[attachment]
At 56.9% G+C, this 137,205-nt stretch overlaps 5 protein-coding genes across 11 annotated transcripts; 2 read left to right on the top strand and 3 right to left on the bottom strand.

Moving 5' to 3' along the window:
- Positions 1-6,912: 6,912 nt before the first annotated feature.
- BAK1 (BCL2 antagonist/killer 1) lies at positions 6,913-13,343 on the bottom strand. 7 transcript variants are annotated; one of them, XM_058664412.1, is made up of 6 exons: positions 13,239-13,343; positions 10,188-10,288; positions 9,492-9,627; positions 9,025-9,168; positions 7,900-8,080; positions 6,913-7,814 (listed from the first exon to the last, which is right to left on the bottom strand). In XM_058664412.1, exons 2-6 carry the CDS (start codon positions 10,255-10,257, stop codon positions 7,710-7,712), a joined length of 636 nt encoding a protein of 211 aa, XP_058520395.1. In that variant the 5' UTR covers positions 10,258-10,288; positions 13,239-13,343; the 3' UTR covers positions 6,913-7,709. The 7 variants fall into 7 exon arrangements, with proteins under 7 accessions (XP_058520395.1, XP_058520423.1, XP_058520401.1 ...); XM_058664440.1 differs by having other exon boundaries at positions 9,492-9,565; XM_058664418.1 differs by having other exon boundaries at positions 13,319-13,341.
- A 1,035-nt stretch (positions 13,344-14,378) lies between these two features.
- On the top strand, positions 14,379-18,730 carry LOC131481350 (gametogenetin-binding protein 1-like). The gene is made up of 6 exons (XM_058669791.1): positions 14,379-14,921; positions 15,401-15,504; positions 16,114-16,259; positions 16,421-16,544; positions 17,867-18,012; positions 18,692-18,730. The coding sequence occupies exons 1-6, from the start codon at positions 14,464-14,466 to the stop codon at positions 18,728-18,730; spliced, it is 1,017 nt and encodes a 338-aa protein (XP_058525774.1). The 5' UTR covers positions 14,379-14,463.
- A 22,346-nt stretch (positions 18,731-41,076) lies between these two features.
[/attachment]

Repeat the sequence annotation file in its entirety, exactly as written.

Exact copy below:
At 56.9% G+C, this 137,205-nt stretch overlaps 5 protein-coding genes across 11 annotated transcripts; 2 read left to right on the top strand and 3 right to left on the bottom strand.

Moving 5' to 3' along the window:
- Positions 1-6,912: 6,912 nt before the first annotated feature.
- BAK1 (BCL2 antagonist/killer 1) lies at positions 6,913-13,343 on the bottom strand. 7 transcript variants are annotated; one of them, XM_058664412.1, is made up of 6 exons: positions 13,239-13,343; positions 10,188-10,288; positions 9,492-9,627; positions 9,025-9,168; positions 7,900-8,080; positions 6,913-7,814 (listed from the first exon to the last, which is right to left on the bottom strand). In XM_058664412.1, exons 2-6 carry the CDS (start codon positions 10,255-10,257, stop codon positions 7,710-7,712), a joined length of 636 nt encoding a protein of 211 aa, XP_058520395.1. In that variant the 5' UTR covers positions 10,258-10,288; positions 13,239-13,343; the 3' UTR covers positions 6,913-7,709. The 7 variants fall into 7 exon arrangements, with proteins under 7 accessions (XP_058520395.1, XP_058520423.1, XP_058520401.1 ...); XM_058664440.1 differs by having other exon boundaries at positions 9,492-9,565; XM_058664418.1 differs by having other exon boundaries at positions 13,319-13,341.
- A 1,035-nt stretch (positions 13,344-14,378) lies between these two features.
- On the top strand, positions 14,379-18,730 carry LOC131481350 (gametogenetin-binding protein 1-like). The gene is made up of 6 exons (XM_058669791.1): positions 14,379-14,921; positions 15,401-15,504; positions 16,114-16,259; positions 16,421-16,544; positions 17,867-18,012; positions 18,692-18,730. The coding sequence occupies exons 1-6, from the start codon at positions 14,464-14,466 to the stop codon at positions 18,728-18,730; spliced, it is 1,017 nt and encodes a 338-aa protein (XP_058525774.1). The 5' UTR covers positions 14,379-14,463.
- A 22,346-nt stretch (positions 18,731-41,076) lies between these two features.